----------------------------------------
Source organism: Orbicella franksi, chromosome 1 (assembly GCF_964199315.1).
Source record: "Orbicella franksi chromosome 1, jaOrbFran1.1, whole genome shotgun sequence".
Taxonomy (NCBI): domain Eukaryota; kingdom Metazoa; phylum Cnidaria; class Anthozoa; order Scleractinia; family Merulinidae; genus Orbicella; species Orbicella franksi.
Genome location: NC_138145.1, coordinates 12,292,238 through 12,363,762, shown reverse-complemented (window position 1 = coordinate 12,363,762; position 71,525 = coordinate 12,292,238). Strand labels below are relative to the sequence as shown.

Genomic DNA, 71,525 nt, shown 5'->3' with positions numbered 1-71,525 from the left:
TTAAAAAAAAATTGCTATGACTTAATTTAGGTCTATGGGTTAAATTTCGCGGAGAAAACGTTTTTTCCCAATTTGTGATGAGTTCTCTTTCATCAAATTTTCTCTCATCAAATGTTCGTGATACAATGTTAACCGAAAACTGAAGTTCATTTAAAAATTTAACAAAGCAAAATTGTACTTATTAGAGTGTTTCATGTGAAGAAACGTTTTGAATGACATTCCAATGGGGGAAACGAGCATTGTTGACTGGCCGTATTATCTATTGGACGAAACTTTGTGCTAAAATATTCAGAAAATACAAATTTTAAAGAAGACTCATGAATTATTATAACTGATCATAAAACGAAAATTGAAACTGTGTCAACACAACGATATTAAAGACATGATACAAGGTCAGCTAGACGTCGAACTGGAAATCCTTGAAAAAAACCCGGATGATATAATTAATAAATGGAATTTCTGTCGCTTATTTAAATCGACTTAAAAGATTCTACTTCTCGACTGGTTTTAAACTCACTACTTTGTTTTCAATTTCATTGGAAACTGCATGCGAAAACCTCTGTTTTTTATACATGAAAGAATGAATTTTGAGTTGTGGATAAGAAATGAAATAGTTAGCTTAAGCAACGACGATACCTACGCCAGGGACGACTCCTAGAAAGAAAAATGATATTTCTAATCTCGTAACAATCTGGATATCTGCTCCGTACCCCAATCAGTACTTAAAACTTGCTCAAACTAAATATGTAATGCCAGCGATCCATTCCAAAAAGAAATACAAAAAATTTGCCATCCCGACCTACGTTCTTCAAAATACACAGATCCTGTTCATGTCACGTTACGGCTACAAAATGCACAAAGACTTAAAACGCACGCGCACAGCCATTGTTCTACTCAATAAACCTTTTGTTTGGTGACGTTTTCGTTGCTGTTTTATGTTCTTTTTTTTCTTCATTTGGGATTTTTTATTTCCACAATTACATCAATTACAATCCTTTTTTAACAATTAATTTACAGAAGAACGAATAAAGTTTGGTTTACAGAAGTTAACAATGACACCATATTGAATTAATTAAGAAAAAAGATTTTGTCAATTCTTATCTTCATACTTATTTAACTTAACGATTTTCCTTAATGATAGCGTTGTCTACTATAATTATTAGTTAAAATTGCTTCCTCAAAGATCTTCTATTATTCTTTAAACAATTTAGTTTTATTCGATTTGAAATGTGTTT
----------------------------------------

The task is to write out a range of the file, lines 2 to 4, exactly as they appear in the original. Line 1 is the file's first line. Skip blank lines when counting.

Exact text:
Source record: "Orbicella franksi chromosome 1, jaOrbFran1.1, whole genome shotgun sequence".
Taxonomy (NCBI): domain Eukaryota; kingdom Metazoa; phylum Cnidaria; class Anthozoa; order Scleractinia; family Merulinidae; genus Orbicella; species Orbicella franksi.
Genome location: NC_138145.1, coordinates 12,292,238 through 12,363,762, shown reverse-complemented (window position 1 = coordinate 12,363,762; position 71,525 = coordinate 12,292,238). Strand labels below are relative to the sequence as shown.